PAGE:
Nathaniel Ward

Hey there! I’m an online marketer and fundraiser living in Washington, D.C.

I love understanding why people make decisions—why they say yes to an offer or unsubscribe from an email or make a purchase.

I’m fascinated by psychology and how technology and experimentation can help us understand people better. This helps us marketers communicate better with each person we reach.

These are the subjects of my frequent talks on online marketing and optimization, including at the Marketing Sherpa Optimization Summit, the Nonprofit Innovation and Optimization Summit, and the Direct Marketing Association Nonprofit Conference.

Most of the time, I can be found at The Heritage Foundation, where I oversee online fundraising.

P.S. Opinions expressed on this site are my own.

I don’t have comments enabled, so here’s how you can get in touch: Send me a tweet. Or find me on Facebook or LinkedIn.

Recent scribblings

How to focus

How do you remain focused and productive in a world full of distractions? Here’s how I do it:

  • Use a task management system like the Getting Things Done framework. Getting your to-do list out of your head and into a list or an app like Todoist can help you declutter your mind and prioritize what’s important.

  • Take notes about everything. Jotting down a few ideas during or after every meeting will help you focused, organize your thoughts, and keep track of important information. Using an app like Apple’s Notes or Evernote will make your notes searchable in the future.

  • Turn off device notifications. All of them, on all devices. I only allow notifications for texts, phone calls, and calendar reminders, and then only on my phone. Very little is so important that it requires a chirp or a buzz or a visual alert when you’re in the zone.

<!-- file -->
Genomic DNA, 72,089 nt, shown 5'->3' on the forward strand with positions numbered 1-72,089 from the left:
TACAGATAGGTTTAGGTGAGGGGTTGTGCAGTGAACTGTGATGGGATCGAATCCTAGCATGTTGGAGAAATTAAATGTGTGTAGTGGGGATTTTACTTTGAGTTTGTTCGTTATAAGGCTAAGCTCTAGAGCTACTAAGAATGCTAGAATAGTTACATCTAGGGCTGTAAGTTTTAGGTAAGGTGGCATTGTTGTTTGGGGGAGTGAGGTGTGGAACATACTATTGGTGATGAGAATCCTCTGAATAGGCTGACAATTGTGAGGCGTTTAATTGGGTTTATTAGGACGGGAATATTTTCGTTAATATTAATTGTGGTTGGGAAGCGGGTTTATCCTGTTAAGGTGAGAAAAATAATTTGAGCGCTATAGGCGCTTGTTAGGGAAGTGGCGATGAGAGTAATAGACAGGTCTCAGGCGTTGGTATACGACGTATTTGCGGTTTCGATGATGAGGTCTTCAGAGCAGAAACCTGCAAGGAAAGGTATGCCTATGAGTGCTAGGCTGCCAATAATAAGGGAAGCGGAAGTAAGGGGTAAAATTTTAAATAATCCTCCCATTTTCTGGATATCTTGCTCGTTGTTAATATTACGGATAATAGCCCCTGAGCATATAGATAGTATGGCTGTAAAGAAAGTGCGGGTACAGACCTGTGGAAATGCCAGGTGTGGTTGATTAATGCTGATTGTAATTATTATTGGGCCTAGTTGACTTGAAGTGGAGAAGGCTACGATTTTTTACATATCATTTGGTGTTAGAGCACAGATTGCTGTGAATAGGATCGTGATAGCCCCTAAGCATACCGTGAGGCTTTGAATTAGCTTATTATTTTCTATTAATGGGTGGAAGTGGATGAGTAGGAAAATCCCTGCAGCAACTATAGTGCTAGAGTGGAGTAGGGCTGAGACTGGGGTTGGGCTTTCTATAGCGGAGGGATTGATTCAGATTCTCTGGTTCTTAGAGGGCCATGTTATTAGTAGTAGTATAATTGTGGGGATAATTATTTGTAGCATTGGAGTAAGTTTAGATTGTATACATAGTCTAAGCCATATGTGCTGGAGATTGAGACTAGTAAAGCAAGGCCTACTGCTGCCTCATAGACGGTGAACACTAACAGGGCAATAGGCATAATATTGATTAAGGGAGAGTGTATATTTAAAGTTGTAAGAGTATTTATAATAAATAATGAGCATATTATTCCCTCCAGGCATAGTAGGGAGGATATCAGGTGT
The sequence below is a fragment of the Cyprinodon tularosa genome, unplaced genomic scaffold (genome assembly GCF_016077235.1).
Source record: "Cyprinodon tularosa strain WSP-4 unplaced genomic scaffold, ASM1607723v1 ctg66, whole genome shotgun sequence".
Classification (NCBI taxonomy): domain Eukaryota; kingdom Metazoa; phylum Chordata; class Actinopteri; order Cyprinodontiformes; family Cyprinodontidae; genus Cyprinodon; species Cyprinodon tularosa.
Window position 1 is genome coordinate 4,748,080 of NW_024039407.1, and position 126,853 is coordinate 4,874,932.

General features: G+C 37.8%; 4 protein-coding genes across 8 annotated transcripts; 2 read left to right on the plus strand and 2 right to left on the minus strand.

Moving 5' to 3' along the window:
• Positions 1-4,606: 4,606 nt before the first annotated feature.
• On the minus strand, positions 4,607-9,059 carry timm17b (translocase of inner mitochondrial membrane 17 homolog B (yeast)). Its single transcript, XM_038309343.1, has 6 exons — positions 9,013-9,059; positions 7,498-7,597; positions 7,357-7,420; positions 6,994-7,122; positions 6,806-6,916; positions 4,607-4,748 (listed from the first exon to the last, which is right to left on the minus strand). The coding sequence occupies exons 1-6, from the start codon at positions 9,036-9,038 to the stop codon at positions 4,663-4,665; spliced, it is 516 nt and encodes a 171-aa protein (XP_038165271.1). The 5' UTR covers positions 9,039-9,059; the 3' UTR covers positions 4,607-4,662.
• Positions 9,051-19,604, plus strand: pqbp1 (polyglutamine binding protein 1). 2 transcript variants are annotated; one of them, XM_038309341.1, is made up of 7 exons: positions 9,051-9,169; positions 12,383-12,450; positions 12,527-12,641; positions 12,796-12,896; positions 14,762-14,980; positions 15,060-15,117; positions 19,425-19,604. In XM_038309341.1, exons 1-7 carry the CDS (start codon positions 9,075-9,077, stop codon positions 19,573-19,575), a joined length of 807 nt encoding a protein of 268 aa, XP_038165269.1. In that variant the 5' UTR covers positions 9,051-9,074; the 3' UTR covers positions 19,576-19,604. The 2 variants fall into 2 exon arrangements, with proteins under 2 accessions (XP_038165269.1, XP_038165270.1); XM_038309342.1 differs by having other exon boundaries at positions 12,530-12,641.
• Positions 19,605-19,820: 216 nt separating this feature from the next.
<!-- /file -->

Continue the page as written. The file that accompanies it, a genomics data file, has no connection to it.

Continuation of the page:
• Dedicate time to your priorities. If something is important, even something that’s not “work” like exercise, devote time specifically to its completion. Use your calendar to reserve the time so people don’t schedule you. And when you’re working, use a timer like Tadam to help maintain focus.

  • Start projects early. Start working on a project immediately upon receiving it, while it’s top of mind. Your initial inspiration, even if it’s just notes jotted down, will serve you well when you’re under the gun.

  • Turn down unnecessary meetings. Other people don’t control your time. You do. If you have something to do that’s more important than attending the meeting, politely decline.

What do you do to focus?

By Nathaniel Ward on

‘Realistically, do you care?’

“For most websites, ‘change only one thing per test’ is pretty bad advice,” Alex Birkett writes at Conversion XL:

While you might get precise knowledge about what specific element caused a lift when you test one element at a time, you may be missing the forest for the trees.

“Let’s say you change 100 things, and sales go up 30% – but you don’t know what caused the change,” Peep Laja says in the article. “Realistically, do you care?”